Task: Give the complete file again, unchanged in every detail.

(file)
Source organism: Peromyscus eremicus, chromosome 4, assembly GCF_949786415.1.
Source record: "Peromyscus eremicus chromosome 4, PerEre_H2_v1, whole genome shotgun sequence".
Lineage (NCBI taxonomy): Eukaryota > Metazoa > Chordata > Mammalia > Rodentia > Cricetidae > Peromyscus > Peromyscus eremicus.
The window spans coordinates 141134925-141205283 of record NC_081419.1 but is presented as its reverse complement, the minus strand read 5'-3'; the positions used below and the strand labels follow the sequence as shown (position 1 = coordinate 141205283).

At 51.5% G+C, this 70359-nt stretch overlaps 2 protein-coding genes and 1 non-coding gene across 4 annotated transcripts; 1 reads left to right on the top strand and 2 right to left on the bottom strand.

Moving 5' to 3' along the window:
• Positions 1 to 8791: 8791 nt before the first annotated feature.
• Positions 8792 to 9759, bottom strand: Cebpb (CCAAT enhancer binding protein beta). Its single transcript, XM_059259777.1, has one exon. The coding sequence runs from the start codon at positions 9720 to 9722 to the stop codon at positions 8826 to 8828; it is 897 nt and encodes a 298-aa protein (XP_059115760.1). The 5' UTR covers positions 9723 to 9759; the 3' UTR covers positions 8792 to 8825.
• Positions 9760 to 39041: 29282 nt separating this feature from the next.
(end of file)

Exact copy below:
Source organism: Peromyscus eremicus, chromosome 4, assembly GCF_949786415.1.
Source record: "Peromyscus eremicus chromosome 4, PerEre_H2_v1, whole genome shotgun sequence".
Lineage (NCBI taxonomy): Eukaryota > Metazoa > Chordata > Mammalia > Rodentia > Cricetidae > Peromyscus > Peromyscus eremicus.
The window spans coordinates 141134925-141205283 of record NC_081419.1 but is presented as its reverse complement, the minus strand read 5'-3'; the positions used below and the strand labels follow the sequence as shown (position 1 = coordinate 141205283).

At 51.5% G+C, this 70359-nt stretch overlaps 2 protein-coding genes and 1 non-coding gene across 4 annotated transcripts; 1 reads left to right on the top strand and 2 right to left on the bottom strand.

Moving 5' to 3' along the window:
• Positions 1 to 8791: 8791 nt before the first annotated feature.
• Positions 8792 to 9759, bottom strand: Cebpb (CCAAT enhancer binding protein beta). Its single transcript, XM_059259777.1, has one exon. The coding sequence runs from the start codon at positions 9720 to 9722 to the stop codon at positions 8826 to 8828; it is 897 nt and encodes a 298-aa protein (XP_059115760.1). The 5' UTR covers positions 9723 to 9759; the 3' UTR covers positions 8792 to 8825.
• Positions 9760 to 39041: 29282 nt separating this feature from the next.